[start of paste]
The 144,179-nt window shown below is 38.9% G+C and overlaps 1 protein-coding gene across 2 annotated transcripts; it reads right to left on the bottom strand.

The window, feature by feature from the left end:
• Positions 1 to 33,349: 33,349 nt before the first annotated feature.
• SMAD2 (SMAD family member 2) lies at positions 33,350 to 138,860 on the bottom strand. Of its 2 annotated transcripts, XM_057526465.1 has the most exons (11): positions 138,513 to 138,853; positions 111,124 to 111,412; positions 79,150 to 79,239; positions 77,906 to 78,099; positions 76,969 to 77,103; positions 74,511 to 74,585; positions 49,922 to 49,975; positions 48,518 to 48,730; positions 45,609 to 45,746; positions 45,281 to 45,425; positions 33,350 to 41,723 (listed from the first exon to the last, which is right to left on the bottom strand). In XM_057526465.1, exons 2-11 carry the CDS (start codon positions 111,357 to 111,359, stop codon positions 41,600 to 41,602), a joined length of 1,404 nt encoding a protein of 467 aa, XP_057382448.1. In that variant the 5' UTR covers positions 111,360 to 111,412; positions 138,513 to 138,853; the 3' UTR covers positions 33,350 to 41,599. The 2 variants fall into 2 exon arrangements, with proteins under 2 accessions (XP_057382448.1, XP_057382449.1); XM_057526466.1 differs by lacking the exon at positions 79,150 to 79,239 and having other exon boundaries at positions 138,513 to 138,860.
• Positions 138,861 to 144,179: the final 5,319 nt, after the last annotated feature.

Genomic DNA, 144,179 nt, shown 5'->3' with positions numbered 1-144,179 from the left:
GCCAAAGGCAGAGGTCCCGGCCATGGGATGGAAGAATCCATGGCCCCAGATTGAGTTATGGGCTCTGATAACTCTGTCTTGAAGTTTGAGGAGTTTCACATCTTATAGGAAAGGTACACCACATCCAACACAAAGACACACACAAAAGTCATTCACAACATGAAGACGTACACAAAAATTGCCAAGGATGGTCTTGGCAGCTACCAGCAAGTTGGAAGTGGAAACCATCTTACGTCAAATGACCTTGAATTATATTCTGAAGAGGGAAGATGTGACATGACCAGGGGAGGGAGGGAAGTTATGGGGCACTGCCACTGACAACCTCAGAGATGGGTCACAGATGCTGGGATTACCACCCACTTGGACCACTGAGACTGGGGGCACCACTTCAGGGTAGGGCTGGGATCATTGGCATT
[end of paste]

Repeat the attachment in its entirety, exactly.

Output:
The 144,179-nt window shown below is 38.9% G+C and overlaps 1 protein-coding gene across 2 annotated transcripts; it reads right to left on the bottom strand.

The window, feature by feature from the left end:
• Positions 1 to 33,349: 33,349 nt before the first annotated feature.
• SMAD2 (SMAD family member 2) lies at positions 33,350 to 138,860 on the bottom strand. Of its 2 annotated transcripts, XM_057526465.1 has the most exons (11): positions 138,513 to 138,853; positions 111,124 to 111,412; positions 79,150 to 79,239; positions 77,906 to 78,099; positions 76,969 to 77,103; positions 74,511 to 74,585; positions 49,922 to 49,975; positions 48,518 to 48,730; positions 45,609 to 45,746; positions 45,281 to 45,425; positions 33,350 to 41,723 (listed from the first exon to the last, which is right to left on the bottom strand). In XM_057526465.1, exons 2-11 carry the CDS (start codon positions 111,357 to 111,359, stop codon positions 41,600 to 41,602), a joined length of 1,404 nt encoding a protein of 467 aa, XP_057382448.1. In that variant the 5' UTR covers positions 111,360 to 111,412; positions 138,513 to 138,853; the 3' UTR covers positions 33,350 to 41,599. The 2 variants fall into 2 exon arrangements, with proteins under 2 accessions (XP_057382448.1, XP_057382449.1); XM_057526466.1 differs by lacking the exon at positions 79,150 to 79,239 and having other exon boundaries at positions 138,513 to 138,860.
• Positions 138,861 to 144,179: the final 5,319 nt, after the last annotated feature.

Genomic DNA, 144,179 nt, shown 5'->3' with positions numbered 1-144,179 from the left:
GCCAAAGGCAGAGGTCCCGGCCATGGGATGGAAGAATCCATGGCCCCAGATTGAGTTATGGGCTCTGATAACTCTGTCTTGAAGTTTGAGGAGTTTCACATCTTATAGGAAAGGTACACCACATCCAACACAAAGACACACACAAAAGTCATTCACAACATGAAGACGTACACAAAAATTGCCAAGGATGGTCTTGGCAGCTACCAGCAAGTTGGAAGTGGAAACCATCTTACGTCAAATGACCTTGAATTATATTCTGAAGAGGGAAGATGTGACATGACCAGGGGAGGGAGGGAAGTTATGGGGCACTGCCACTGACAACCTCAGAGATGGGTCACAGATGCTGGGATTACCACCCACTTGGACCACTGAGACTGGGGGCACCACTTCAGGGTAGGGCTGGGATCATTGGCATT